#
How Flipping Much? Consecutive Flipped Mathematics Courses and Their Influence on Students’ Anxieties and Perceptions of Learning
PROCEEDING

## Anthony Dove, Emily Dove, Radford University, United States

Society for Information Technology & Teacher Education International Conference, in Austin, TX, United States ISBN 978-1-939797-27-8 Publisher: Association for the Advancement of Computing in Education (AACE), Waynesville, NC USA

## Abstract

While studies have shown positive attributes related to flipped learning, especially in mathematics and statistics, there is limited understanding of how taking multiple flipped courses may impact students’ learning of mathematics and their perceptions of mathematics. Specifically, this study examined how completing consecutive flipped mathematics courses for elementary preservice teachers influenced their anxieties related to mathematics. Results suggest that students who took consecutive flipped mathematics courses significantly decreased in their mathematics anxiety compared to students taking their first flipped mathematics course. Survey responses suggest that there may be additional underlying issues that may also influence students’ perceptions, such as previous course instruction and students’ classroom expectations.

## Citation

Dove, A. & Dove, E. (2017). How Flipping Much? Consecutive Flipped Mathematics Courses and Their Influence on Students’ Anxieties and Perceptions of Learning. In P. Resta & S. Smith (Eds.), Proceedings of Society for Information Technology & Teacher Education International Conference (pp. 1931-1937). Austin, TX, United States: Association for the Advancement of Computing in Education (AACE). Retrieved December 4, 2021 from https://www.learntechlib.org/primary/p/177483/.

© 2017 Association for the Advancement of Computing in Education (AACE)

### Keywords

## References

View References & Citations Map- Aslan, D. (2013). A comparison of pre-and in-service preschool teachers’ mathematical anxiety and beliefs about mathematics for young children. SAVAP International. 4 (2) 2-22Beckmann, S. (2014). Mathematics for elementary teachers with activities (4th ed.). Boston, MA: Pearson.
- Beilock, S.L., Gunderson, E.A., Ramirez, G., & Levine, S.C. (2010). Female teachers’ mathematics anxiety affects girls’ mathematics achievement. Proceedings of the National Academy of Sciences of the United States of America, 107 (5), 1860 – 1863.
- Beilock, S.L. & Willingham, D.T. (2014). Ask the cognitive scientist-math anxiety: Can teachers help students reduce it? American Educator, 38, 28 – 33.
- Bekdemir, M. (2010). The pre-service teachers’ mathematics anxiety related to depth of negative experiences in mathematics classroom while they were students. Educational Studies of Mathematics, 75(3), 311 – 328.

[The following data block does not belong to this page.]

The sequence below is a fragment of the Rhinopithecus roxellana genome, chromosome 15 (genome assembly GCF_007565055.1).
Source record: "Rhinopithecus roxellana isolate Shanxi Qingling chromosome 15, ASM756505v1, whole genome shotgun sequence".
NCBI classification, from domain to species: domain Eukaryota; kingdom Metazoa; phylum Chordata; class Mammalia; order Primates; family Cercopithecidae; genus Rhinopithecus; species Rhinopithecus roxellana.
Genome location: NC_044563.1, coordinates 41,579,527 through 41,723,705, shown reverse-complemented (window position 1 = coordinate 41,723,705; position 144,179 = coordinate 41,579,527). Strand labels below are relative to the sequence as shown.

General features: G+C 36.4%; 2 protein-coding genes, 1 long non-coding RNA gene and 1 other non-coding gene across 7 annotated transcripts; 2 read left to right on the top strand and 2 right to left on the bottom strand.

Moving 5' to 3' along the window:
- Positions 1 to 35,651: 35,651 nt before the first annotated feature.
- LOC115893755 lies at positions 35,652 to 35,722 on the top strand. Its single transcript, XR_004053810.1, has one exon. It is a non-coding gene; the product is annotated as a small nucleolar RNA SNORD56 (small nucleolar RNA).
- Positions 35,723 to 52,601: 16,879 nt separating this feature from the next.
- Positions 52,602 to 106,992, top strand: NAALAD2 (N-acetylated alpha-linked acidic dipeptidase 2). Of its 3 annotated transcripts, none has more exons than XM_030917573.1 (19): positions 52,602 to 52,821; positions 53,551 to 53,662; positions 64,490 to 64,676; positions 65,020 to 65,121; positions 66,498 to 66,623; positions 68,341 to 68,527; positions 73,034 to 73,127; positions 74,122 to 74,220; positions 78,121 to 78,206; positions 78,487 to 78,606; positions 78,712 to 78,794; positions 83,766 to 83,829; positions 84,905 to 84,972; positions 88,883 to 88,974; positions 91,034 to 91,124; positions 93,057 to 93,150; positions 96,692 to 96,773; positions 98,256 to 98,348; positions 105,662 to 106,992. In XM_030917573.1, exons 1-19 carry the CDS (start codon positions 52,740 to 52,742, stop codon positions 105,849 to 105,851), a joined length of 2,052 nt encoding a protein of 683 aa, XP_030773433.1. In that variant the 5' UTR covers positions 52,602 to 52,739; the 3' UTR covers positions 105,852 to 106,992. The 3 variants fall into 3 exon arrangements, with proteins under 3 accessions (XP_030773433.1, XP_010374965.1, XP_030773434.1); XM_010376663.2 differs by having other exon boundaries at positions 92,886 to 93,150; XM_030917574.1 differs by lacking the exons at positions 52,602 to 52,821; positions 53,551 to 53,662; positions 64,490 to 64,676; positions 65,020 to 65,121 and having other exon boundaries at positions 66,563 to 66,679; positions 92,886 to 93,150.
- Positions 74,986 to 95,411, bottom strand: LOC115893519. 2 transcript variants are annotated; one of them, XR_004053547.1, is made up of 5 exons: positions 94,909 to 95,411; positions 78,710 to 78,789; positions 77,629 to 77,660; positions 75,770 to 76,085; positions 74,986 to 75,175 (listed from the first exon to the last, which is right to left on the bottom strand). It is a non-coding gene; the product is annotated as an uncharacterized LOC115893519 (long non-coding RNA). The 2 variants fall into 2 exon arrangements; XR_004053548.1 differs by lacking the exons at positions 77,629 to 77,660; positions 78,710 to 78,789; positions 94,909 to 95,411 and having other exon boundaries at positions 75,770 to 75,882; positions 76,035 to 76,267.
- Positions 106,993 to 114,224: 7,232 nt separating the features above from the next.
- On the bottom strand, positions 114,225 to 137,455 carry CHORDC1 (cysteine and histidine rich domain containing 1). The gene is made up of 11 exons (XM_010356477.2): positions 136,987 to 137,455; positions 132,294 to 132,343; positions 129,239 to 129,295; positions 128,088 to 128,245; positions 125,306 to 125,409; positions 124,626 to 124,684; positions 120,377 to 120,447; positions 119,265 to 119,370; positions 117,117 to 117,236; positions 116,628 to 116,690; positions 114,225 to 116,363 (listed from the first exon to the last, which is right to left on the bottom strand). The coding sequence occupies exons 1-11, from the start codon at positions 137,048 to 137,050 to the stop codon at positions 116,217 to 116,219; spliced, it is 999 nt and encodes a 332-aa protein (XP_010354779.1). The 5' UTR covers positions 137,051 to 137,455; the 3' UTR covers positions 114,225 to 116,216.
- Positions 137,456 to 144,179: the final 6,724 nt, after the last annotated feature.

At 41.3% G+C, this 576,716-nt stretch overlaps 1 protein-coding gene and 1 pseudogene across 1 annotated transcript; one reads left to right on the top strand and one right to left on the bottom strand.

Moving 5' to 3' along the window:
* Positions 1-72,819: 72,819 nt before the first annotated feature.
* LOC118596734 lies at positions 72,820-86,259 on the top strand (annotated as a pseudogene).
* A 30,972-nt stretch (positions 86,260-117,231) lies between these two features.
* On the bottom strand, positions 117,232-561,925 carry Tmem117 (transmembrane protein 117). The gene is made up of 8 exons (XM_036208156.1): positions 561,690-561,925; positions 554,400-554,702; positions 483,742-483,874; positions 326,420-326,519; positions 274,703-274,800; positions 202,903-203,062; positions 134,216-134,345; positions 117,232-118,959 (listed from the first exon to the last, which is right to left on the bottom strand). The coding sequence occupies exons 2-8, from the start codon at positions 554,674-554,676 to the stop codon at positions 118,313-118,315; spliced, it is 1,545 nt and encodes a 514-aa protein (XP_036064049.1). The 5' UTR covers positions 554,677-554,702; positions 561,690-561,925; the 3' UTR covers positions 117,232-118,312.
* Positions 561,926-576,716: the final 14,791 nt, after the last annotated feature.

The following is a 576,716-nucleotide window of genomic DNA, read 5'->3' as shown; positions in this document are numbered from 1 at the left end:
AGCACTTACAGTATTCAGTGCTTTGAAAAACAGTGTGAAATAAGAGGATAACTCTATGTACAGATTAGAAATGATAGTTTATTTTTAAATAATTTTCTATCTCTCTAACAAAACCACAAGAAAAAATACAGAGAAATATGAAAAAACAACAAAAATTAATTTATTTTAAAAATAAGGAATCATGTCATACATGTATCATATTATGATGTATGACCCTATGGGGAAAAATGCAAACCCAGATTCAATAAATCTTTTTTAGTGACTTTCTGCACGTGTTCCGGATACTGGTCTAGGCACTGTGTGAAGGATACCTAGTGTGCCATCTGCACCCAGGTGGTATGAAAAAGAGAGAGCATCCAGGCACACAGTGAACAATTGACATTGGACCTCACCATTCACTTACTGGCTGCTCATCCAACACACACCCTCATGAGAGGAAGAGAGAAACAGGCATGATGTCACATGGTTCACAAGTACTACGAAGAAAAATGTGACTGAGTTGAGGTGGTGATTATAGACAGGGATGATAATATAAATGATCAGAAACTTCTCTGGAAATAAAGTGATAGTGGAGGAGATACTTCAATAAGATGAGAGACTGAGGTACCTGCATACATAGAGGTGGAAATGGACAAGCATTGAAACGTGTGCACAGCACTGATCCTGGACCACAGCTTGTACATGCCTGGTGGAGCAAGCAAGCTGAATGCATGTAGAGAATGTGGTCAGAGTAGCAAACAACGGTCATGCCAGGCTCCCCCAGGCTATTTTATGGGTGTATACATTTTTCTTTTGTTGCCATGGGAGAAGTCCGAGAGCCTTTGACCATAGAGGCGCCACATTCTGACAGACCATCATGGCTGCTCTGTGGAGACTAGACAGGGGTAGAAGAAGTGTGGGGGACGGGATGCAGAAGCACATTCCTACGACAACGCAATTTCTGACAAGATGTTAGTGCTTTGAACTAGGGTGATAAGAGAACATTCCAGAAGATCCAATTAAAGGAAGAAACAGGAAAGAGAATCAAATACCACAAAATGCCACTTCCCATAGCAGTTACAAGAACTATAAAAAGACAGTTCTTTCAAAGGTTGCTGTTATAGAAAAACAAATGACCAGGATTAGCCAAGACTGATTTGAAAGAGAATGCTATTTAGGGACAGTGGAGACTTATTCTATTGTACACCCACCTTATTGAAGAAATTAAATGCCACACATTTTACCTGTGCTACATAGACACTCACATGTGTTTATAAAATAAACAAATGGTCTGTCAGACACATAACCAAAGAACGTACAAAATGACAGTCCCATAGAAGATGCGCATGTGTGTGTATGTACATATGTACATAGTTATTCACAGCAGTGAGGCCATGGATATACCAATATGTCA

- Butt, A. (2014). Student view on the use of the flipped classroom approach: Evidence from Australia. Business Education& Accredidation, 6(1), 33 – 41.
- Creswell, J.W. (2007). Qualitative inquiry& Research design: Choosing among five approaches (2nd ed.). Thousand Oaks, CA: Sage. Dove, A. & Dove, E. (in press). To flip or not to flip: Influencing students' mathematics anxieties and achievement. Contemporary Issues in Technology and Teacher Education Journal (CITE).
- Furner, J., & Berman, B. (2003). Math anxiety: Overcoming a major obstacle to the improvement of student math performance. Association for Childhood Education International. 1-5.
- Hadley, K.M., & Dorward, J. (2011). The relationship among elementary teachers’ mathematics anxiety, mathematics instructional practices, and student mathematics achievement. Journal of Curriculum and Instruction, 5(2), 27-44.
- Hopko, D.R. (2003). Confirmatory factor analysis of the mathematics anxiety rating scale-revised. Educational and Psychological Measurement, 63(2), 336-351.
- Jansen, B.R.J., Louwerse, J., Staatemeier, M., VanderVen, S.H.G., Klinkenberg, S., & Vander Maas, H.L.J. (2012). The influence of experiencing success in math on math anxiety, perceived math competence, and math performance. Learning and Individual Differences, 24, 190 – 197.
- Johnson, G.B. (2013). Student perceptions of the flipped classroom [thesis]. Retrieved from https://circle.ubc.ca/bitstream/handle/2429/44070/ubc_2013_spring_johnson_graham.pdf?sequence=1 National Council of Teachers of Mathematics (NCTM). (2014). Principles to Actions: Ensuring Mathematical Success for All. Reston, VA: NCTM.
- Swars S.L., Daane, C.J., & Giesen, J. (2010). Mathematics anxiety and mathematics teacher efficacy: What is the relationship in elementary preservice teachers? School Science and Mathematics, 106(7), 306 – 315.
- Tooke, D.J. & Lindstrom, L.C. (1998). Effectiveness of a mathematics methods course in reducing mathematics anxiety of preservice elementary teachers. School Science and Mathematics, 98(3), 136 – 139.
- Utley, J., Moseley, C., & Bryant, R. (2005). Relationship between science and mathematics teaching efficacy of preservice elementary teachers. School Science& Mathematics, 105(2), 82-87.
- Wilson, S.G. (2013). The flipped class: A method to address the challenges of an undergraduate statistics course. Teaching of Psychology, 40, 193 – 199.

These references have been extracted automatically and may have some errors. Signed in users can suggest corrections to these mistakes.

Suggest Corrections to References